What was some of the design inspiration behind the collection? What kind of girl do you see wearing the shoes?
The East Side shoes were made with a bohemian, relaxed, confident consumer in mind. Both the lower and the bootie are progressive in details, with the materials and textiles, but we wanted the shoes to be comfortable and to have a carefree vibe. The Morrison offers more of a city, sophisticated look, and it’s one of my favorites. The gal who wears these shoes might be a woman who lives in the city, takes public transportation to work, wants the signature comfort of KEEN, but also wants something trend-relevant to wear when going out for drinks with friends. The Fremont has a lot of the Morrison elements, but is taken into winter with the faux-fur and knit lining details. We wanted to make a boot that you’d always reach for—that key wardrobe piece for the colder months.
Can you provide some insight into why we named the collection Bridge City?
Bridge City was inspired by my home of Portland. We have everything here, from a bustling city life on the west side of the river, to the quiet of the outdoors of Mt. Hood on the east side. From the fancy restaurants in one part of town to your favorite little cafe in your own neighborhood. I think our environment translates into our style that you see here in town. Bridge City is about connecting aesthetics, being versatile and bridging divides wherever you are.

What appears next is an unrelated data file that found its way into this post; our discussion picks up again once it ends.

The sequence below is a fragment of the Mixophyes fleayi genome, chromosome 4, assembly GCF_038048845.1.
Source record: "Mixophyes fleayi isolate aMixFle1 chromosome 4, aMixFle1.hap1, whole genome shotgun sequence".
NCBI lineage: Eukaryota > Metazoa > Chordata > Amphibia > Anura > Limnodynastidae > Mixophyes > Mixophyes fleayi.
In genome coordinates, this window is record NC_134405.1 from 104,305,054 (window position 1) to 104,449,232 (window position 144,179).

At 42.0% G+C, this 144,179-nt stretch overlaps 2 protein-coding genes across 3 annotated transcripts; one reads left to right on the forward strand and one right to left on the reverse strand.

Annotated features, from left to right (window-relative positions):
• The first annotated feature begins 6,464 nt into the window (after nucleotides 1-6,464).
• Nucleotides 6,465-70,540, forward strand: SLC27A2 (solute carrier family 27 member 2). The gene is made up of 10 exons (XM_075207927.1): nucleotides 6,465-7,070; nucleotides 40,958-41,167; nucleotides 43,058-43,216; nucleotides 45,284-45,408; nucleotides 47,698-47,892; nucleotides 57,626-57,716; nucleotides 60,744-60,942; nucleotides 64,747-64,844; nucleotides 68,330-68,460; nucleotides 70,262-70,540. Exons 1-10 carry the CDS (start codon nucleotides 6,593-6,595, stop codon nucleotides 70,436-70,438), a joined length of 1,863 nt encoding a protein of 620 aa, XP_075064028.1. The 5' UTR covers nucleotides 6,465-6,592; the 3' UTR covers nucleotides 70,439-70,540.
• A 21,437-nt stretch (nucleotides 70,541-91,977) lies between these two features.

Every day, we dress accordingly to our mood, whether that be tomboy, city girl, glammed up or dressed down. For women—and for me personally—we may have each of these styles in our closet, with our choices changing with the weather, our mood, activity or who we’re hanging out with. That’s what was so exciting about working on a women’s-specific collection: we’re so many different people depending on the day. Women these days are asked to wear so many hats and spin so many plates and we wanted to make some great options for them.
Do you have any advice for other folks who want to break into the footwear industry?
What’s interesting now is that you can get a degree in what I do, and that’s amazing. I got a degree in communications and journalism with a women’s studies minor, so I pretty much worked my way up from the bottom. My first job was as a sweeper for categories. We did SMUs for different accounts and I supported all the Product Line Managers (PLMs). I did things like database analytics and gave the PLMs all the support they needed. I then worked as an assistant PLM, learning how to do new materials and colors, before eventually working my way up to becoming a Product Line Manager. I think for what I do, you definitely have to be a good public speaker. You need to be able to confidently relay what your point of view is, what direction you want to take the company in, and how you plan on building the line. It’s really important to be able to confidently present that to your peers. They need to see that you know what you’re doing.